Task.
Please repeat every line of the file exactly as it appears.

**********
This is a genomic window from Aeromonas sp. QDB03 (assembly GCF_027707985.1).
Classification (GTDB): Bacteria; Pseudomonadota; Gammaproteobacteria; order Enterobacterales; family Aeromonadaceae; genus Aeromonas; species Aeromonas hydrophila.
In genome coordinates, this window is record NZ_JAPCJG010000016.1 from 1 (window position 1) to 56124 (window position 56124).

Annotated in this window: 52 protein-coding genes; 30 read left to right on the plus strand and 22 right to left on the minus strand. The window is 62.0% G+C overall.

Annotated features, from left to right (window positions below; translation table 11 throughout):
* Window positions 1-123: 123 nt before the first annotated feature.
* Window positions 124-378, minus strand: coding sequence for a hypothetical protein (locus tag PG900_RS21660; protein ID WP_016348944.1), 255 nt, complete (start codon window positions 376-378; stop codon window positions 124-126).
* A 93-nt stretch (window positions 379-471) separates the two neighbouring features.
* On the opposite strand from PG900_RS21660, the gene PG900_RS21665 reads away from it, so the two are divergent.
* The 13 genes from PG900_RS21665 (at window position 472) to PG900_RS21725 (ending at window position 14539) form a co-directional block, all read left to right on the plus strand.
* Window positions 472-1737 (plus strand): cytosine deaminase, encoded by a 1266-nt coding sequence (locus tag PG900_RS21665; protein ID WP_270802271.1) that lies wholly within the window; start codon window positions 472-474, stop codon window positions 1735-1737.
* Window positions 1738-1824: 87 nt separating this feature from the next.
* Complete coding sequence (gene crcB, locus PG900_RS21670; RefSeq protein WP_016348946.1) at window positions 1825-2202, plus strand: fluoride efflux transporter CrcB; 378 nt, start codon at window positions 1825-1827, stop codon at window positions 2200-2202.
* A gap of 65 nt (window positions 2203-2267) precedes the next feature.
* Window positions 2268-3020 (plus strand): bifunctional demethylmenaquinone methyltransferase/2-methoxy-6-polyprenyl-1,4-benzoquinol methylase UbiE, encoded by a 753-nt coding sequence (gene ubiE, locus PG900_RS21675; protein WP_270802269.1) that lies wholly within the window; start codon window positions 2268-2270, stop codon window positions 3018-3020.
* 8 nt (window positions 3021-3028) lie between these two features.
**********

This is a genomic window from Aeromonas sp. QDB03 (assembly GCF_027707985.1).
Classification (GTDB): Bacteria; Pseudomonadota; Gammaproteobacteria; order Enterobacterales; family Aeromonadaceae; genus Aeromonas; species Aeromonas hydrophila.
In genome coordinates, this window is record NZ_JAPCJG010000016.1 from 1 (window position 1) to 56124 (window position 56124).

Annotated in this window: 52 protein-coding genes; 30 read left to right on the plus strand and 22 right to left on the minus strand. The window is 62.0% G+C overall.

Annotated features, from left to right (window positions below; translation table 11 throughout):
* Window positions 1-123: 123 nt before the first annotated feature.
* Window positions 124-378, minus strand: coding sequence for a hypothetical protein (locus tag PG900_RS21660; protein ID WP_016348944.1), 255 nt, complete (start codon window positions 376-378; stop codon window positions 124-126).
* A 93-nt stretch (window positions 379-471) separates the two neighbouring features.
* On the opposite strand from PG900_RS21660, the gene PG900_RS21665 reads away from it, so the two are divergent.
* The 13 genes from PG900_RS21665 (at window position 472) to PG900_RS21725 (ending at window position 14539) form a co-directional block, all read left to right on the plus strand.
* Window positions 472-1737 (plus strand): cytosine deaminase, encoded by a 1266-nt coding sequence (locus tag PG900_RS21665; protein ID WP_270802271.1) that lies wholly within the window; start codon window positions 472-474, stop codon window positions 1735-1737.
* Window positions 1738-1824: 87 nt separating this feature from the next.
* Complete coding sequence (gene crcB, locus PG900_RS21670; RefSeq protein WP_016348946.1) at window positions 1825-2202, plus strand: fluoride efflux transporter CrcB; 378 nt, start codon at window positions 1825-1827, stop codon at window positions 2200-2202.
* A gap of 65 nt (window positions 2203-2267) precedes the next feature.
* Window positions 2268-3020 (plus strand): bifunctional demethylmenaquinone methyltransferase/2-methoxy-6-polyprenyl-1,4-benzoquinol methylase UbiE, encoded by a 753-nt coding sequence (gene ubiE, locus PG900_RS21675; protein WP_270802269.1) that lies wholly within the window; start codon window positions 2268-2270, stop codon window positions 3018-3020.
* 8 nt (window positions 3021-3028) lie between these two features.